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Mother fights for change after truck accident killed 2 daughters

While headed west to revisit a former home state, a mother — traveling with three of her nine children — was caught up in a serious accident. She lost two of her children that May when a truck accident killed one daughter immediately and another a few days later. The Georgia collision resulted in this mother fighting for changes.

Her accident did not generate much in the way of media attention initially , although she has made significant progress in her battle to encourage both the federal government and the trucking industry to reassess some safety concerns. The issues she has highlighted for change deal with both mechanical equipment and policy matters. She launched a Facebook campaign along with a website and gathered more than 11,000 signatures on the petitions she circulated.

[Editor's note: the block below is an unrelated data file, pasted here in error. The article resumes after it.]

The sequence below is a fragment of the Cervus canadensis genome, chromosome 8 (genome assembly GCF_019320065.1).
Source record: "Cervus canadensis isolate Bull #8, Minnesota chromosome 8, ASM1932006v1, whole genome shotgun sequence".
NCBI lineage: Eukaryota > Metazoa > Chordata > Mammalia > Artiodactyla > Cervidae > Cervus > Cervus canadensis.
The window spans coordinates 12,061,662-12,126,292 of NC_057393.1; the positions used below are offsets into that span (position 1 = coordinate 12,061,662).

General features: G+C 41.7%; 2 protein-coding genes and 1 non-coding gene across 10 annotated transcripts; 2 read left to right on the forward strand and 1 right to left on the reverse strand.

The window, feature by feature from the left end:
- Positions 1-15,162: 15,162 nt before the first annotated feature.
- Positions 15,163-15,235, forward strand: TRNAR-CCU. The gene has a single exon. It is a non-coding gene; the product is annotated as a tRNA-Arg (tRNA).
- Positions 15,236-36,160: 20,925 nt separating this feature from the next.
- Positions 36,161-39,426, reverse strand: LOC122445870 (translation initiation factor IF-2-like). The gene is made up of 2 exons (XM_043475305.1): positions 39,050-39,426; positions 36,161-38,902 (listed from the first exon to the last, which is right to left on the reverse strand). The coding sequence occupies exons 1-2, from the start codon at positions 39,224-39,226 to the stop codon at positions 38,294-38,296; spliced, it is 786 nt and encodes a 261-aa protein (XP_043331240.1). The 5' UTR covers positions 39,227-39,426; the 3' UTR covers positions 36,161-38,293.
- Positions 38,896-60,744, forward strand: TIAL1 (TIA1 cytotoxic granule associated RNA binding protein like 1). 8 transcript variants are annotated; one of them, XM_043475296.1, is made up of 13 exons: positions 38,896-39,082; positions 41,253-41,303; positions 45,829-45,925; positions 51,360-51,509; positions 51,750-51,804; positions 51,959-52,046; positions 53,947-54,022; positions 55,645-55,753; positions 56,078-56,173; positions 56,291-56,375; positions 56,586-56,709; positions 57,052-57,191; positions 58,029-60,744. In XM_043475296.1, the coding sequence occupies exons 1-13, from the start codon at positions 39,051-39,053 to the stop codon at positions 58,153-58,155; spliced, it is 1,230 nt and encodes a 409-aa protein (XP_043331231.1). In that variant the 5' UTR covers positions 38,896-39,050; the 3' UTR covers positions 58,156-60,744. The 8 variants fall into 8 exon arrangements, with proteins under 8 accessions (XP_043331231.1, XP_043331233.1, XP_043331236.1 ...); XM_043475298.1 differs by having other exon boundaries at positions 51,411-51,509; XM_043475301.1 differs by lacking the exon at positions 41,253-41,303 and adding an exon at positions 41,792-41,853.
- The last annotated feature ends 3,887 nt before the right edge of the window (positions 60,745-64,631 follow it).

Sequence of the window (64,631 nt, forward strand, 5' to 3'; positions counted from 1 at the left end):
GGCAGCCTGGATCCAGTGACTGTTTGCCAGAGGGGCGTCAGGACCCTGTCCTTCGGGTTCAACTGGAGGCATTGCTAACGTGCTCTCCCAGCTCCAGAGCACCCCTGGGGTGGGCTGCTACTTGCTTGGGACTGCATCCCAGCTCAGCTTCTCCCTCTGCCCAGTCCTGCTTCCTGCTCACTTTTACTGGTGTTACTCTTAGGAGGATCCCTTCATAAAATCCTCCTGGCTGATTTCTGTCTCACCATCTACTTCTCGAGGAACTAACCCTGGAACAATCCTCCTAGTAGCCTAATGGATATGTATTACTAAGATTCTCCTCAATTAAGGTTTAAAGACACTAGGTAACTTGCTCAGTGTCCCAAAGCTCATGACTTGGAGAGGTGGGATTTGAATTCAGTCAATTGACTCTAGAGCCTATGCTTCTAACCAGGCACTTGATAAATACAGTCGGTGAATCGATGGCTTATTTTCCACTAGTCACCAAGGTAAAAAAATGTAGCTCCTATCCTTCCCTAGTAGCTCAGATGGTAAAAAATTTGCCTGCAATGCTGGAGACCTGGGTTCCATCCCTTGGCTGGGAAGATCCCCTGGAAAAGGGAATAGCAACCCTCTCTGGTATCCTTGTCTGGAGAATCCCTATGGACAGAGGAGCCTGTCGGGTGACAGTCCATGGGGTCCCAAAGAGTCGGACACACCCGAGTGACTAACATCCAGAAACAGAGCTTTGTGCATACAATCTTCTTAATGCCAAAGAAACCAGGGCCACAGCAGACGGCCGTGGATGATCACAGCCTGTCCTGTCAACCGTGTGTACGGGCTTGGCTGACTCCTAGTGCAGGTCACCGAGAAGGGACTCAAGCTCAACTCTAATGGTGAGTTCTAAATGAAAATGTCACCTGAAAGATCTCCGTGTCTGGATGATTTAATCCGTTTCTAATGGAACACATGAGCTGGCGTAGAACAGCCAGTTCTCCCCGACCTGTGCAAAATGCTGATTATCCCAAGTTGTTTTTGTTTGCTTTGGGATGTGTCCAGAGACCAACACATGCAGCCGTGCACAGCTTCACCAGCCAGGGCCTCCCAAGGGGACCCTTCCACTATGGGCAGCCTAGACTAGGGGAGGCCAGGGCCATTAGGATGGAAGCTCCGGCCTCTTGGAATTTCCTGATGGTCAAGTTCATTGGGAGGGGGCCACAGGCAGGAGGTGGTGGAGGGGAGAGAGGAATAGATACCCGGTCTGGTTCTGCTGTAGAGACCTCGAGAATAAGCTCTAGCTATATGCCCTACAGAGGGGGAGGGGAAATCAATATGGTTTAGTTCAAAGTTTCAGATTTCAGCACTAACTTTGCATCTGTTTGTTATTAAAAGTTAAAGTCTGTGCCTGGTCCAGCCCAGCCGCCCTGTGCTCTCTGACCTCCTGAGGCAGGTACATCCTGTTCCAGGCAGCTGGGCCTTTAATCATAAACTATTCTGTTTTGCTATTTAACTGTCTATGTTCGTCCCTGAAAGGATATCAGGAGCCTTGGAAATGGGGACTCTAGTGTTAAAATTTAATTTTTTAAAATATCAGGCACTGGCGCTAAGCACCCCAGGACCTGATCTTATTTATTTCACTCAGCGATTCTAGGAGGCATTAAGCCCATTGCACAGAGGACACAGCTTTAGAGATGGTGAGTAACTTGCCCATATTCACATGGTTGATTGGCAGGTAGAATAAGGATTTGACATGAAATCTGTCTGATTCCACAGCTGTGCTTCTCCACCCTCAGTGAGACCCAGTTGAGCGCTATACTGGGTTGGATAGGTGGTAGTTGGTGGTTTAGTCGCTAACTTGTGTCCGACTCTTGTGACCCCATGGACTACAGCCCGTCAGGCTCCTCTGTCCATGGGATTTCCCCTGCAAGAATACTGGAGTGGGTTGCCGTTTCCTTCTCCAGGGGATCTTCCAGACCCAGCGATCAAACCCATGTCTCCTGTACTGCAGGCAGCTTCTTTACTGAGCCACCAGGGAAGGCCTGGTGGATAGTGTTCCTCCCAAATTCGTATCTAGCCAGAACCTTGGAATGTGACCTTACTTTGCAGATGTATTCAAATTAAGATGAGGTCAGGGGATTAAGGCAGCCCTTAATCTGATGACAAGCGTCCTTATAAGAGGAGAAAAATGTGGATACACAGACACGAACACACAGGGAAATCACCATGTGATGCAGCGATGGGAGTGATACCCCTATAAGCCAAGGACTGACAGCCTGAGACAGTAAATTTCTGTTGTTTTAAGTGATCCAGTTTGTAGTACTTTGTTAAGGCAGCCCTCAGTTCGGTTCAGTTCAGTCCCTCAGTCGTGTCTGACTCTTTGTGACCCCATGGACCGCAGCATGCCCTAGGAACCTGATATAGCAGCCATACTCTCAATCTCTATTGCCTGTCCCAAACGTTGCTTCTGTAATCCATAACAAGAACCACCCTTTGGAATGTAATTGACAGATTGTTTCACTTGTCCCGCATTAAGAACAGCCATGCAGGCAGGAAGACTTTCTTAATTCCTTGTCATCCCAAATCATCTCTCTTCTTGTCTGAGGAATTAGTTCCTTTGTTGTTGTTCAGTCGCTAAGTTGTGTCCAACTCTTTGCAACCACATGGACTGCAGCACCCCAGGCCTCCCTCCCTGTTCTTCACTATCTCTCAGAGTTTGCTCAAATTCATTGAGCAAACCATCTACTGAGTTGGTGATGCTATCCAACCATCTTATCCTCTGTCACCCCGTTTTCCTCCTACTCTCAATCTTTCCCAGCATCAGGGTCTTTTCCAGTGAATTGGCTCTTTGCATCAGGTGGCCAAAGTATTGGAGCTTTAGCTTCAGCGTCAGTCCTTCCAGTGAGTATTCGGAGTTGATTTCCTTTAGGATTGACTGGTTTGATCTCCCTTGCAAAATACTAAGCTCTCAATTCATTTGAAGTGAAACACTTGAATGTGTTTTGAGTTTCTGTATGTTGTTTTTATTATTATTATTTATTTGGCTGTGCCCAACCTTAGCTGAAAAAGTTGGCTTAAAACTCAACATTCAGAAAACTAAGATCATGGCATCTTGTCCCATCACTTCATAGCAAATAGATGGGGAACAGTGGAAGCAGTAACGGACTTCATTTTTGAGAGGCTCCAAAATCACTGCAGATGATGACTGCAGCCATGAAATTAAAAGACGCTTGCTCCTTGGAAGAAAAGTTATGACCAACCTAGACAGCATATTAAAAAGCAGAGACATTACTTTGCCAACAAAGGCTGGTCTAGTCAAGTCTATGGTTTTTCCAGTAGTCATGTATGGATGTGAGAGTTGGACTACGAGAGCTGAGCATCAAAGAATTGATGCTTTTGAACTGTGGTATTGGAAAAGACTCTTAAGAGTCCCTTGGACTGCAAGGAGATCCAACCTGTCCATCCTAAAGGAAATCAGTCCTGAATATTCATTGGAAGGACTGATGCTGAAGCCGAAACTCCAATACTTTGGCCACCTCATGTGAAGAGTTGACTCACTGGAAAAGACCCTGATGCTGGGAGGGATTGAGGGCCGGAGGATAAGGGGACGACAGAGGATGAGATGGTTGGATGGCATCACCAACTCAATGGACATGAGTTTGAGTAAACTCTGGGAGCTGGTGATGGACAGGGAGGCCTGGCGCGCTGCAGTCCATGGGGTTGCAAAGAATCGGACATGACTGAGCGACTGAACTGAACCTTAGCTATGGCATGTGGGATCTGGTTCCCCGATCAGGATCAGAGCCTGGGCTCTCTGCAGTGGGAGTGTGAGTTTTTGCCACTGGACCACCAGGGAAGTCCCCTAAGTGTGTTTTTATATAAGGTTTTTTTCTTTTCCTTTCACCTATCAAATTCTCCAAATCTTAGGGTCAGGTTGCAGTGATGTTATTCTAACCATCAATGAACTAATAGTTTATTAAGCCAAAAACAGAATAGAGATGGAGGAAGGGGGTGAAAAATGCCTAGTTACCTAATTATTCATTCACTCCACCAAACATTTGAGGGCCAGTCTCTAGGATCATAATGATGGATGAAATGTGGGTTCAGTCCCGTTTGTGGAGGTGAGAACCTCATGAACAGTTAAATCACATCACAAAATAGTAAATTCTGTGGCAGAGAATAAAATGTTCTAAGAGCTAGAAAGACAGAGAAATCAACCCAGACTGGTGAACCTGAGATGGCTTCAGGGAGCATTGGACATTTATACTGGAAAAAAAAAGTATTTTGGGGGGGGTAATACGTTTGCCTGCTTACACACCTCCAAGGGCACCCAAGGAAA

She joined in an effort started by another family that addressed the ineffectiveness of the undercarriage protection bars installed on the rear of trailers that are supposed to prevent smaller vehicles from being lodged under the trailers. Her own car wound up under the trailer of a second truck during her accident. She is also pushing for stronger enforcement of industry regulations to prevent fatigue in drivers and higher insurance requirements for carriers.

The trucker who hit this family was charged with two counts of vehicular homicide for this Georgia truck accident. The woman succeeded in meeting with the Secretary of Transportation, Anthony Foxx, who stated that there would be changes coming forthwith. The trucking industry claims that more than half of all trucking accidents are caused by other drivers. It is not known if this mother filed either personal injury or wrongful death lawsuits against the driver who was charged in this wreck. A successful litigation effort cannot fill the void left in families, but a monetary award can ease the financial burdens that accumulate in the aftermath. 

Source: dispatch.com, “Teen daughters’ deaths spur mother to fight for trucker safety“, David Voreacos and Jeff Plungis, Oct. 2, 2014